North Georgia Urology Center

Services > Prostate Cancer

Prostate cancer is the second leading cause of cancer deaths in men in the United States. However, if prostate cancer is detected in its' early stages, it can be effectively treated and cured. It is estimated that 230,000 men are currently being diagnosed each year in with prostate cancer in the United States, and 32,000 die each year of the disease.

Prostate cancer often does not cause symptoms for many years. By the time symptoms occur, the disease may have spread beyond the prostate. When symptoms do occur, they may include:

  • Frequent urination, especially at night.
  • Inability to urinate.
  • Trouble starting or holding back urination.
  • A weak or interrupted flow of urine.
  • Painful or burning urination.
  • Blood in the urine or semen.
  • Painful ejaculation.
  • Frequent pain in the lower back, hips, or upper thighs.

These can be symptoms of cancer, but more often they are symptoms of noncancerous conditions. It is important to check with a doctor.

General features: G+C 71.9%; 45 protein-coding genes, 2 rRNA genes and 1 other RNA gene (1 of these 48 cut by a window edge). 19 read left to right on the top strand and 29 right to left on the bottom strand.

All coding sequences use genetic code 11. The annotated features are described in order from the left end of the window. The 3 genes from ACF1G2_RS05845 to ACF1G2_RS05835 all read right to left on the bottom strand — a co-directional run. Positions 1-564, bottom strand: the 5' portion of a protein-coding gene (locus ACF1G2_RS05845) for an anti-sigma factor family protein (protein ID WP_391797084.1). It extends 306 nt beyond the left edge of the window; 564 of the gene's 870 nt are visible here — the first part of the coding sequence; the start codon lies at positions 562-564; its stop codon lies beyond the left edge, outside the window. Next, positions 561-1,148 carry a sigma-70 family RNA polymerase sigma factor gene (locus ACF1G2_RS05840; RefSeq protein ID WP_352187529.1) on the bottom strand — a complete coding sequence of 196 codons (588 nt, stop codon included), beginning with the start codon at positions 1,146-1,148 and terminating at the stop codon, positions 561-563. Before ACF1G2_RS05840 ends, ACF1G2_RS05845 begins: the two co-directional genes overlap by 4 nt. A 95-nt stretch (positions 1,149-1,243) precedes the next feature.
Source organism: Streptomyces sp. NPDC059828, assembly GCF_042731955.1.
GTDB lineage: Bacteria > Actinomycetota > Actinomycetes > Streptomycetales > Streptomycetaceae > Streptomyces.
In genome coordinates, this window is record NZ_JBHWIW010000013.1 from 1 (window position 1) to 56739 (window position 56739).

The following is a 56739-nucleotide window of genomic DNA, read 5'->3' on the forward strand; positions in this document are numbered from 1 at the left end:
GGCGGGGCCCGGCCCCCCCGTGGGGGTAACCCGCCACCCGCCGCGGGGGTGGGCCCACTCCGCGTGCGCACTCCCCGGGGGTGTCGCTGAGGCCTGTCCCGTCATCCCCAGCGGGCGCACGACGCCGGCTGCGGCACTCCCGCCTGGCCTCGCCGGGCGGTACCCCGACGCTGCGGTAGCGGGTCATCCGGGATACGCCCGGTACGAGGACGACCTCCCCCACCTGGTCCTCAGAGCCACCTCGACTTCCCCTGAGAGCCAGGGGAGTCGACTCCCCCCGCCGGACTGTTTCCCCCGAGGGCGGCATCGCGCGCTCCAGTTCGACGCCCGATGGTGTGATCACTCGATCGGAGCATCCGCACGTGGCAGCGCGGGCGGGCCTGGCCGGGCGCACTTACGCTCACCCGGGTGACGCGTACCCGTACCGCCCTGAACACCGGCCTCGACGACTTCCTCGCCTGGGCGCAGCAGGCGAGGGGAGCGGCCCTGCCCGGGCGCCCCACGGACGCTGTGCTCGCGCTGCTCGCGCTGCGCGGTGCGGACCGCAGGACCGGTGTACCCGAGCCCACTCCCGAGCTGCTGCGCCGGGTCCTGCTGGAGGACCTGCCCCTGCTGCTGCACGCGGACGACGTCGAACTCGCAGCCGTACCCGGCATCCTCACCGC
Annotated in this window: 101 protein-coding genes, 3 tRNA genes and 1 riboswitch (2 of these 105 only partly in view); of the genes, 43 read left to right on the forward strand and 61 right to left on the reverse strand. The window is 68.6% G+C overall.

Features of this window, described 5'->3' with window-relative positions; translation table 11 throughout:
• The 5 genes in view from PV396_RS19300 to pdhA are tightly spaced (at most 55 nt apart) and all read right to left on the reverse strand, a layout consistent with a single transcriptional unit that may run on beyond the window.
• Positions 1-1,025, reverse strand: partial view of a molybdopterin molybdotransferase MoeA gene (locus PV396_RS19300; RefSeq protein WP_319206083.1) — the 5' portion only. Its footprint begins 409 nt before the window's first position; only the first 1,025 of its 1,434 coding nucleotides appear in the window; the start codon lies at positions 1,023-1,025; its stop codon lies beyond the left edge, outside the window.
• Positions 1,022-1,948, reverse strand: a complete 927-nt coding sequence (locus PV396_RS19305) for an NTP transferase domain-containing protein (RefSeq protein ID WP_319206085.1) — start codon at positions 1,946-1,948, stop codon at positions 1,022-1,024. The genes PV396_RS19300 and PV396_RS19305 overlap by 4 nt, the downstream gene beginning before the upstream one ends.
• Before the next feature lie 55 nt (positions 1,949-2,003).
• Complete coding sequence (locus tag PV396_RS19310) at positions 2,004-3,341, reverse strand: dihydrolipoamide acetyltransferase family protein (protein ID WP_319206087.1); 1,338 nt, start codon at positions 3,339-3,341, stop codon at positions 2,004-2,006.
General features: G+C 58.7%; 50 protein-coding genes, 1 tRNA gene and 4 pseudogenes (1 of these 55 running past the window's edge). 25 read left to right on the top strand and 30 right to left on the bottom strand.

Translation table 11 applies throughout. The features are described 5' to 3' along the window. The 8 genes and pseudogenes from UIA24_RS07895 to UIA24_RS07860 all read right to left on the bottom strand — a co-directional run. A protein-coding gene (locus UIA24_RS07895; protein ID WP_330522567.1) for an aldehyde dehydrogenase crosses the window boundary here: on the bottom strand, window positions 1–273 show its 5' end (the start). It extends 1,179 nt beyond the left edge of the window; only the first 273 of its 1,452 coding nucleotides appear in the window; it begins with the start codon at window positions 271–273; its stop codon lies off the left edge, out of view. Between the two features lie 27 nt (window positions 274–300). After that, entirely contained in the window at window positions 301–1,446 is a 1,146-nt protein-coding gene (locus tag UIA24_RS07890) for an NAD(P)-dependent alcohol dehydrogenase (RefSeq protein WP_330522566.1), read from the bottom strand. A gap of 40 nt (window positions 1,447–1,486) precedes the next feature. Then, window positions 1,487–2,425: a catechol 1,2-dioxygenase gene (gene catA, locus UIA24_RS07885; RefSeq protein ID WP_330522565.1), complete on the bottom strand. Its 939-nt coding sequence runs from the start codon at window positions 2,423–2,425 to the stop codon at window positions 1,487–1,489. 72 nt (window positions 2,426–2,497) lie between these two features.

Three treatment options are generally accepted for men with localized prostate cancer: radical prostatectomy, radiation therapy, and surveillance (also called watchful waiting).

  • Radical prostatectomy is a surgical procedure to remove the entire prostate gland and nearby tissues. Sometimes lymph nodes in the pelvic area (the lower part of the abdomen, located between the hip bones) are also removed. Radical prostatectomy may be performed using a technique called nerve-sparing surgery that may prevent damage to the nerves needed for an erection.
  • Radiation therapy involves the delivery of radiation energy to the prostate. The energy is usually delivered in an outpatient setting using an external beam of radiation. The energy can also be delivered by implanting radioactive seeds in the prostate using a needle.
  • Surveillance, taking a wait-and-see approach, may be recommended for patients with early-stage prostate cancer, particularly those who are older or have other serious medical conditions. These patients have regular examinations. If there is evidence of cancer growth, active treatment may be recommended.

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